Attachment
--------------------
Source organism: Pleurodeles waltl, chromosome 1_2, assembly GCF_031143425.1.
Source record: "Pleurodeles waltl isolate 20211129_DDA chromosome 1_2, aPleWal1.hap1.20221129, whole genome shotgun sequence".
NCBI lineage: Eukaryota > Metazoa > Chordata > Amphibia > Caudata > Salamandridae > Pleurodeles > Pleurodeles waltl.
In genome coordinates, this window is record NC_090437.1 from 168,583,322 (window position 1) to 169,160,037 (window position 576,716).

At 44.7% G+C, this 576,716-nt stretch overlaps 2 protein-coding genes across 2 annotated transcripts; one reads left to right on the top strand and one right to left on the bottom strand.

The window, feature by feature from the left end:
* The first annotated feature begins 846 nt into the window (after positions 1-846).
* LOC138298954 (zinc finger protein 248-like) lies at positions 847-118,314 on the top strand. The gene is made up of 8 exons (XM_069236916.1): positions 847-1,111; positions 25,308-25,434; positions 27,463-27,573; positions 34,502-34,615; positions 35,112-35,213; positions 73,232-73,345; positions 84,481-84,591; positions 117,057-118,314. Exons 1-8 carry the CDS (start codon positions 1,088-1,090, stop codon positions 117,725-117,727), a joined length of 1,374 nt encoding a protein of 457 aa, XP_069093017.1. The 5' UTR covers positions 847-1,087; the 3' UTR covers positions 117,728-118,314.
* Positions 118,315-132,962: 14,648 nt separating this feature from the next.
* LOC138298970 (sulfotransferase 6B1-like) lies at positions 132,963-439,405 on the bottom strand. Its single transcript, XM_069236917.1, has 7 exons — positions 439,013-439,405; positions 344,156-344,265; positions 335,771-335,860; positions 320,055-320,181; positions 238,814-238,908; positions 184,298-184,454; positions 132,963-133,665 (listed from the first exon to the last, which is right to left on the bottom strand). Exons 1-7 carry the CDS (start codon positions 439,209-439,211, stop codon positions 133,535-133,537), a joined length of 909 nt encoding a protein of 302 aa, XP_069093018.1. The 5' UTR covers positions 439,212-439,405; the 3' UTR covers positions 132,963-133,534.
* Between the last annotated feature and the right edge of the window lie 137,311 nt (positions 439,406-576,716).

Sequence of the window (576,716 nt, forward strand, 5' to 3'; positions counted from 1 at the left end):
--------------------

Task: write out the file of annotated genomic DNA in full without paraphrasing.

Source organism: Pleurodeles waltl, chromosome 1_2, assembly GCF_031143425.1.
Source record: "Pleurodeles waltl isolate 20211129_DDA chromosome 1_2, aPleWal1.hap1.20221129, whole genome shotgun sequence".
NCBI lineage: Eukaryota > Metazoa > Chordata > Amphibia > Caudata > Salamandridae > Pleurodeles > Pleurodeles waltl.
In genome coordinates, this window is record NC_090437.1 from 168,583,322 (window position 1) to 169,160,037 (window position 576,716).

At 44.7% G+C, this 576,716-nt stretch overlaps 2 protein-coding genes across 2 annotated transcripts; one reads left to right on the top strand and one right to left on the bottom strand.

The window, feature by feature from the left end:
* The first annotated feature begins 846 nt into the window (after positions 1-846).
* LOC138298954 (zinc finger protein 248-like) lies at positions 847-118,314 on the top strand. The gene is made up of 8 exons (XM_069236916.1): positions 847-1,111; positions 25,308-25,434; positions 27,463-27,573; positions 34,502-34,615; positions 35,112-35,213; positions 73,232-73,345; positions 84,481-84,591; positions 117,057-118,314. Exons 1-8 carry the CDS (start codon positions 1,088-1,090, stop codon positions 117,725-117,727), a joined length of 1,374 nt encoding a protein of 457 aa, XP_069093017.1. The 5' UTR covers positions 847-1,087; the 3' UTR covers positions 117,728-118,314.
* Positions 118,315-132,962: 14,648 nt separating this feature from the next.
* LOC138298970 (sulfotransferase 6B1-like) lies at positions 132,963-439,405 on the bottom strand. Its single transcript, XM_069236917.1, has 7 exons — positions 439,013-439,405; positions 344,156-344,265; positions 335,771-335,860; positions 320,055-320,181; positions 238,814-238,908; positions 184,298-184,454; positions 132,963-133,665 (listed from the first exon to the last, which is right to left on the bottom strand). Exons 1-7 carry the CDS (start codon positions 439,209-439,211, stop codon positions 133,535-133,537), a joined length of 909 nt encoding a protein of 302 aa, XP_069093018.1. The 5' UTR covers positions 439,212-439,405; the 3' UTR covers positions 132,963-133,534.
* Between the last annotated feature and the right edge of the window lie 137,311 nt (positions 439,406-576,716).

Sequence of the window (576,716 nt, forward strand, 5' to 3'; positions counted from 1 at the left end):